Projector Reviews Images

Panasonic PT-AX100U Home Theater Projector Review: Image Quality 4

Posted on September 27, 2006 by Art Feierman

There's a lot to cover in this section, and I have plenty of photos to help illustrate. Let me point out that the images (photos taken of the PT-AX100U) cannot fully capture the dynamic range (from darks to bright) that projectors are capable of. As a result, in a typical scene, if the overall exposure is right for mid and bright areas, the camera will lose all the details in the darkest areas. Therefore, there will be a couple of images where I show you the normal exposure, and then a seriously overexposed image of the same frame, so you can see the shadow details the camera lost on the first shot.

Click to enlarge. So close

You'll note plenty of detail in the shadow areas of the ship, on the left side.

Next is the standard image I use for "everyday" shadow detail, from Lord of the Rings. The first shot from the Panasonic PT-AX100U is normally exposed. Immediately below it is a seriously overexposed image. You can now see all the detail from the screen that was lost by the camera, in the dark areas on the left (the shed) and bottom. It's pretty much all there folks!

Click Image to Enlarge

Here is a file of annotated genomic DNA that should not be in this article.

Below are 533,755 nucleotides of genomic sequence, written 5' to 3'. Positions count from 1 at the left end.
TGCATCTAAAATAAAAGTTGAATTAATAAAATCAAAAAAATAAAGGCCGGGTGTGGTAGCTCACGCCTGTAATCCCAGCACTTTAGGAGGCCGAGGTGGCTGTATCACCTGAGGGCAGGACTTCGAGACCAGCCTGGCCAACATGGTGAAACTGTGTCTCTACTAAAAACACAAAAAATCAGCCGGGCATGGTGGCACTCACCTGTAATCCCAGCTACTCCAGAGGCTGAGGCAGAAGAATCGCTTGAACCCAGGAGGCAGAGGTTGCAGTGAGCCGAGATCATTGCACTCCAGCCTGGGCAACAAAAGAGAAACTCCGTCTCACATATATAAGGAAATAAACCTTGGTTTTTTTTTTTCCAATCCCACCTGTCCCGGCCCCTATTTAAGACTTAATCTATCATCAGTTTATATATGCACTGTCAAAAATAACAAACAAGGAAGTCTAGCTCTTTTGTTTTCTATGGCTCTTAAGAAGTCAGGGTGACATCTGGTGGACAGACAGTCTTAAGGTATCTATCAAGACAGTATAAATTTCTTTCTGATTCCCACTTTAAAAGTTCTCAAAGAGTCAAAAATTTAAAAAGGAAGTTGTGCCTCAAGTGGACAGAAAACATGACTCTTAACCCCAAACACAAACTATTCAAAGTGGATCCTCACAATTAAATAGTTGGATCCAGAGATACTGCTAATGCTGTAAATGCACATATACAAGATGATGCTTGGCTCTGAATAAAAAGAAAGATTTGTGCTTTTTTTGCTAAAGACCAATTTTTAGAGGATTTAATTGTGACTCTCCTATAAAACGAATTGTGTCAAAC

If you would like to compare, you'll find these images used in just about all home theater projector reviews done in the last year.

Our last image is from Sin City, an extremely dark film using very little color, or rather using color selectively to enhance a movie that is primarily black and white (and sepia).

Panasonic AX100U LOTR watchfire
Panasonic AX100U LOTR watchfireOverexposed

Click to enlarge. So close

LCD projectors are known for having more visible pixel structures, requiring you to sit further back than with a DLP projector. Last year's PT-AE900U sported what Panasonic named "Smooth Screen" LCD panels. Pixel visibility was no more noticeable that DLP projectors, but the image appeared a bit soft. The PT-AX100U, by comparison, has new panels, and the pixels are far less visible than DLP projectors, and yet the image of the AX-100U is definitely sharper than the older Panny. More on this in the General Performance section.

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